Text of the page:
One of the assignments for sophomore architecture students was developed over three related projects. The first part was to draw a Roman letter, most often an initial from the student's first or last name. This letter would be drawn on a 10" x 10" sheet of heavy paper. The objective was perfection. Research online would reveal the geometric construction of the chosen letter based on a historical standard. There was little expectation of creativity at this point, but the stude
In Support of Procrastination In professional baseball, when a batter would come to the plate and obliterate the back chalk line of the batter’s box with his cleats, the odds were good that the the hitter was a student of Charley Lau. He advised his hitters to stand back as far as possible in the box to give themselves a fraction of a second more to evaluate a pitch. That’s procrastination. They would still have to make the decision but they had a slight advantage over those
I planted a cherry tree in my yard that was to serve two purposes: to produce cherries and shade the first floor window from the summer sun. For years, the tree never produced a single blossom, but the energy it saved in fruit, it put into growth. It was as tall as the second floor roof before it a cherry appeared. Now, it has a small, but much appreciated annual harvest. The problem is, I can't reach most of the height of the tree. The Big Box solution would be to buy a corr
Humans seem to have a predilection for pattern. I suspect it's contributed to the survival of the species. Recognizing patterns allows us to understand a comprehensive whole rather than a supposing a smattering of parts. I bought a kaleidoscope years ago. This particular model is comprised of a cylinder and a drum, the viewing tube is standard kaleidoscope with a pair of mirrors to create the image. The drum at the end contains a liquid, a transparent plastic portion that ad
Oliver Sacks had, over the years, produced a series of fascinating books that catalogue the workings of the human mind. In particular, what happens when the mind suffers from injuries and disorders that manifest themselves in ways that lead to insights on the workings of the brain. His book, "The Man Who Mistook His Wife for a Hat", contains a chapter entitled, "The Twins", an account of two brothers who had been diagnosed as either "autistic, psychotic or severely retarded.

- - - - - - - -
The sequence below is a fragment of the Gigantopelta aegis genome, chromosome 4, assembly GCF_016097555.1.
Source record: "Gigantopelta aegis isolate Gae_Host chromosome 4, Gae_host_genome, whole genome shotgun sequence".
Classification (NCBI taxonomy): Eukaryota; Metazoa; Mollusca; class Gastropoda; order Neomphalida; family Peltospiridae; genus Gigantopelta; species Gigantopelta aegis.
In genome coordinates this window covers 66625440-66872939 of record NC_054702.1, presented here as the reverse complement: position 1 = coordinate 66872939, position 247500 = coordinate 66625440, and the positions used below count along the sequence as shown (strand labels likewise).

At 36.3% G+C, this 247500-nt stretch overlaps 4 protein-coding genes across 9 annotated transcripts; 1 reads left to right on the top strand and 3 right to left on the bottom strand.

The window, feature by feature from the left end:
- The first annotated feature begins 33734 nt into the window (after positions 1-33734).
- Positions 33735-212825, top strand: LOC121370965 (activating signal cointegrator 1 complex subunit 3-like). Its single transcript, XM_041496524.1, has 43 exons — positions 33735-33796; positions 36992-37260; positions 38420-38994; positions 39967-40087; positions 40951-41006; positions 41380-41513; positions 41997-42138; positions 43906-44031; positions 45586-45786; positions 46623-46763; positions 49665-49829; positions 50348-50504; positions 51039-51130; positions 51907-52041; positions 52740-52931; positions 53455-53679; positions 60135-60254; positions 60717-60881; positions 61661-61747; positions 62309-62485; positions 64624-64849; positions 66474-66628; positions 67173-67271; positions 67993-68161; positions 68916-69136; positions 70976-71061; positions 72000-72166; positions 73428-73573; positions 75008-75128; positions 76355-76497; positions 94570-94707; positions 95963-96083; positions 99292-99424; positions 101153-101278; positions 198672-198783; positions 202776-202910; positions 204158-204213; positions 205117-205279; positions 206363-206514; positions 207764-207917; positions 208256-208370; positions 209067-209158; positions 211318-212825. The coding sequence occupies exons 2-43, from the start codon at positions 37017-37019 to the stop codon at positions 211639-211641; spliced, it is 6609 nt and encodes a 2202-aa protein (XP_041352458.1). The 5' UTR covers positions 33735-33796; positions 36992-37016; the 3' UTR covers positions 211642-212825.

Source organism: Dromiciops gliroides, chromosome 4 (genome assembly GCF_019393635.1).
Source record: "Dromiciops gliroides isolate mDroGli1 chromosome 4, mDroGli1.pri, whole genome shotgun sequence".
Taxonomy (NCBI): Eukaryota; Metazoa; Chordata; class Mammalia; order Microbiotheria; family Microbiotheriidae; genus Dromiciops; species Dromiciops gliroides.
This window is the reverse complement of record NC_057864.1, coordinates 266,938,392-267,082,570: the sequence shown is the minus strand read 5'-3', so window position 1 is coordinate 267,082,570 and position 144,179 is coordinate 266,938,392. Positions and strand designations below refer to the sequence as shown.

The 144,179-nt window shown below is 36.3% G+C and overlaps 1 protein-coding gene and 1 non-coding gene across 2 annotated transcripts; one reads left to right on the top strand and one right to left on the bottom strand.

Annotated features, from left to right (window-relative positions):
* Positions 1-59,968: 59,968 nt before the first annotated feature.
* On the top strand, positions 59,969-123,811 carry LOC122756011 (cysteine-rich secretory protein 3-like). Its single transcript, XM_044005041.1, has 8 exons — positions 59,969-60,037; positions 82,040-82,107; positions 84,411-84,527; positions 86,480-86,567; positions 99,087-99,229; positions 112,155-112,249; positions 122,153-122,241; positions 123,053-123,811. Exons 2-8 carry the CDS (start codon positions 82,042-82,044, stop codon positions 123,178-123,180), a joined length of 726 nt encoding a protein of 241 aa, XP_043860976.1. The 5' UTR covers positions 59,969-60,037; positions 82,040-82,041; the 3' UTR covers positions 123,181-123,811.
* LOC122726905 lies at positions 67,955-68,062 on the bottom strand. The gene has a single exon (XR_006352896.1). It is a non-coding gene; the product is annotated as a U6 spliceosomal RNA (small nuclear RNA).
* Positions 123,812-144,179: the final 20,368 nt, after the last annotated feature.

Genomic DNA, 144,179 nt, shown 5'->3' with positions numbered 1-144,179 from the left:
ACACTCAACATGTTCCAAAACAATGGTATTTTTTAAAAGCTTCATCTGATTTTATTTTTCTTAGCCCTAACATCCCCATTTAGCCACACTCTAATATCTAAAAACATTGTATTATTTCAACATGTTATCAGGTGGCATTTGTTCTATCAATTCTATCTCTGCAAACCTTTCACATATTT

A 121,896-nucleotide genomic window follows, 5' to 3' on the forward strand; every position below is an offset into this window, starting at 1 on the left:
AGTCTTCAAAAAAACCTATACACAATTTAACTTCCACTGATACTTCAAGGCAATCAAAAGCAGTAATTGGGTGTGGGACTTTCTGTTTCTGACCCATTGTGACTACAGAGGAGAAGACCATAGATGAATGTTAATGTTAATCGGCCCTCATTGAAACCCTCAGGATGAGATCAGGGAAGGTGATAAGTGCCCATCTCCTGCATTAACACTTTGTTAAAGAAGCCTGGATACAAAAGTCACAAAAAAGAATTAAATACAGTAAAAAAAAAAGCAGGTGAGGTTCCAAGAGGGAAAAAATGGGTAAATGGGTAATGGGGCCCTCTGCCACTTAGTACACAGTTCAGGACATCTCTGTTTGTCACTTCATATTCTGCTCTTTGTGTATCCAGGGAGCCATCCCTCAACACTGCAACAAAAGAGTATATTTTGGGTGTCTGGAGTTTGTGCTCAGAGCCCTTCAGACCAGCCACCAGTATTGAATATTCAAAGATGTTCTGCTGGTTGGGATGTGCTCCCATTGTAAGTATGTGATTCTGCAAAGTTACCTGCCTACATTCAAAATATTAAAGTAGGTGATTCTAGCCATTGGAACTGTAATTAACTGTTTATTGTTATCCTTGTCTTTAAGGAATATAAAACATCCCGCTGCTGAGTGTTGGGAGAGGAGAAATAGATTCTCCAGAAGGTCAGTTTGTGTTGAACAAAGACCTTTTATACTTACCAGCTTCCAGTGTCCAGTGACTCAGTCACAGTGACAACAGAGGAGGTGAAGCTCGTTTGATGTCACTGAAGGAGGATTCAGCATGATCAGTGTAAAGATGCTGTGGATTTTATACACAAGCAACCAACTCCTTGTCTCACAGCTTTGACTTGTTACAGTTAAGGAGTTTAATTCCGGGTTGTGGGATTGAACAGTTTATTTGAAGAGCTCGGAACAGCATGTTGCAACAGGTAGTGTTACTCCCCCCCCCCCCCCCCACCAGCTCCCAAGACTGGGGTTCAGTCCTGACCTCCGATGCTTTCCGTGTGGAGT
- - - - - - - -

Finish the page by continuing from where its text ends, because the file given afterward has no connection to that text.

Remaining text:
Thirty spokes share one hub. Adapt the nothing therein to the purpose in hand, and you will have the use of the cart. Knead clay in order to make a vessel. Adapt the nothing therein to the purpose in hand, and you will have the use of the vessel. Cut out a door and windows in order to make a room. Adapt the nothing therein to the purpose in hand, and you will have the use of the room. Thus, what we gain is Something, yet it is by virtue of Nothing that this can be put to use.
A few years back, I visited the Wyeth Museum in Chadds Ford, PA. The Wyeths are a tremendously talented family with a museum devoted to 3 generations of painters: N.C., Andrew and Jamie, with a portion of the museum devoted to each. N.C. Wyeth, father of Andrew and grandfather of Jamie, is best known for his illustrations that appeared in such adventure books as Treasure Island and Kidnapped, among others. He also pursued fine art, but felt frustrated and condemned himself as
Yes, it's a cat video; that's not why I'm sharing it. Read below before watching. Telling a story is a way to share meaning. How the story is relayed is the choice of the author, but it is crafted with an audience in mind and constructed so that all the pieces are integral to the whole. Together they make the story complete; anything more is extraneous, anything less is incomplete. This snippet contain all the pieces that make a short story engaging for a human viewer: intro
I've noticed a subtle shift in some of the board games that have made their way into our house. But what seems subtle while we're playing, actually upends the paradigm of the way we think about games and subsequently ties into the discussion of "architectural" vs. "engineering" thinking. In engineering there is a "correct" answer and a metric to prove it. A solution can be the least expensive, the shallowest, the strongest, etc. All of these can be verified through calculatio
My computer was completely black. The only exception was a small, lavender button. It was a "disk eject" on the face of a PC that I had in my office. It was about an inch and a half long and a sixteenth of an inch wide. The edge of the button was eased and had a dip in the center about the same radius as my forefinger. One day the disk drive stopped working. Several more jabs with my finger didn’t change the result. I was unable to find the small hole normally provided
Years ago I visited the Adirondacks and met Caleb Davis. He conducted a class on making a wooden canoe paddle. I hadn't signed up for the class, but at breakfast the next day I had a chance to sit across from him and he explained why he did what he did in creating his paddles. His description struck me as a template for good design: A single piece of wood is shaped as a response to needs, both physical and environmental. The result is a tool that lets someone move a canoe t